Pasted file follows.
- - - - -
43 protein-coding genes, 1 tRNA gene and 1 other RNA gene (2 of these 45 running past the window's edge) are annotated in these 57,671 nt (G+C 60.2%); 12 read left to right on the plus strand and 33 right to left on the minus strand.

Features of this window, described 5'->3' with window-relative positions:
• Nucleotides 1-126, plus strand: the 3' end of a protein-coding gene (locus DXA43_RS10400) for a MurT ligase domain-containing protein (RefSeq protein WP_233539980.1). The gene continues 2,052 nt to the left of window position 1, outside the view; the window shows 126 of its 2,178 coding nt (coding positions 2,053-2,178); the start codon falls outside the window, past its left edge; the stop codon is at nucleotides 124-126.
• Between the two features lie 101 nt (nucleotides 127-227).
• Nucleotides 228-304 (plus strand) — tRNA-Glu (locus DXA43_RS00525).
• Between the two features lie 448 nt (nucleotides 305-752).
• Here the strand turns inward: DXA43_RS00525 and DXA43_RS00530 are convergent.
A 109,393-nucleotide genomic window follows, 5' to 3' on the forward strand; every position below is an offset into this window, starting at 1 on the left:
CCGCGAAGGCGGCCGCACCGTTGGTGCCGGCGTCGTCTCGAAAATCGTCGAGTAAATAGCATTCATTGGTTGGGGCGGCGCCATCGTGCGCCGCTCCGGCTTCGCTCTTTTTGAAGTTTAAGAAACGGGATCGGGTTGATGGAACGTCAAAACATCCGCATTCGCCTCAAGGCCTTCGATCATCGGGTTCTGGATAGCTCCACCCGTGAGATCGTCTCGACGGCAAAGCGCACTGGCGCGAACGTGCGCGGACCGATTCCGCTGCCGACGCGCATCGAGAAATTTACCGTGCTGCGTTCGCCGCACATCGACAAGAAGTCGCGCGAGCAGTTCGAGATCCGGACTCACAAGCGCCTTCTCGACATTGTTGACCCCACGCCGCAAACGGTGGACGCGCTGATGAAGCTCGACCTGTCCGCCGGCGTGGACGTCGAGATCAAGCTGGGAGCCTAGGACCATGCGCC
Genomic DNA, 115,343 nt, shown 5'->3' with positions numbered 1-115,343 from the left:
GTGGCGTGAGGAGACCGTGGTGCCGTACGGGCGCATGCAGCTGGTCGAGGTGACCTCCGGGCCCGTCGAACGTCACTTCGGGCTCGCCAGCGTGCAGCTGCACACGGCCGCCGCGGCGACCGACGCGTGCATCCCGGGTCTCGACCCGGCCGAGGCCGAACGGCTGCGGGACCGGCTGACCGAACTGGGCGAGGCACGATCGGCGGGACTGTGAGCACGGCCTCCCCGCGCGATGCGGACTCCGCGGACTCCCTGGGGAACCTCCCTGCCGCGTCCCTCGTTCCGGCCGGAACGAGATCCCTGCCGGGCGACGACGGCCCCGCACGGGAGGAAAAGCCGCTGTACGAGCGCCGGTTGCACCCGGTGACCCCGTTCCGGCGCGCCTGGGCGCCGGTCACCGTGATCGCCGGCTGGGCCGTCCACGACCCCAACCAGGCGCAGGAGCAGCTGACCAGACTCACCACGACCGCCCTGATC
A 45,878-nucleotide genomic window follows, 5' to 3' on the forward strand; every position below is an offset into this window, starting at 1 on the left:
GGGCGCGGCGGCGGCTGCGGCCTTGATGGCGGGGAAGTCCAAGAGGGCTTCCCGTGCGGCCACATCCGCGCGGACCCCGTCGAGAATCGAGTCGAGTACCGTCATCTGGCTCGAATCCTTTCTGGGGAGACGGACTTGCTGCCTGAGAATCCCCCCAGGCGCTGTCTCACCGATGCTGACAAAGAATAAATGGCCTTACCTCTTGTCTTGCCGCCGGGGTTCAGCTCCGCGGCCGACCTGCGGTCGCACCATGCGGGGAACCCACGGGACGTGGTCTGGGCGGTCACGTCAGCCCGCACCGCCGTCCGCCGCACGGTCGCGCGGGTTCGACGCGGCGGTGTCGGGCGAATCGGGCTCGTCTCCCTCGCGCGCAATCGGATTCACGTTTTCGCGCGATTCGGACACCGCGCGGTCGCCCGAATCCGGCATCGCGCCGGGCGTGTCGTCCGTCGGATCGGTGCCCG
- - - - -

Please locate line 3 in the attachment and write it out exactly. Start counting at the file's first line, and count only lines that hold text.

• Nucleotides 1-126, plus strand: the 3' end of a protein-coding gene (locus DXA43_RS10400) for a MurT ligase domain-containing protein (RefSeq protein WP_233539980.1). The gene continues 2,052 nt to the left of window position 1, outside the view; the window shows 126 of its 2,178 coding nt (coding positions 2,053-2,178); the start codon falls outside the window, past its left edge; the stop codon is at nucleotides 124-126.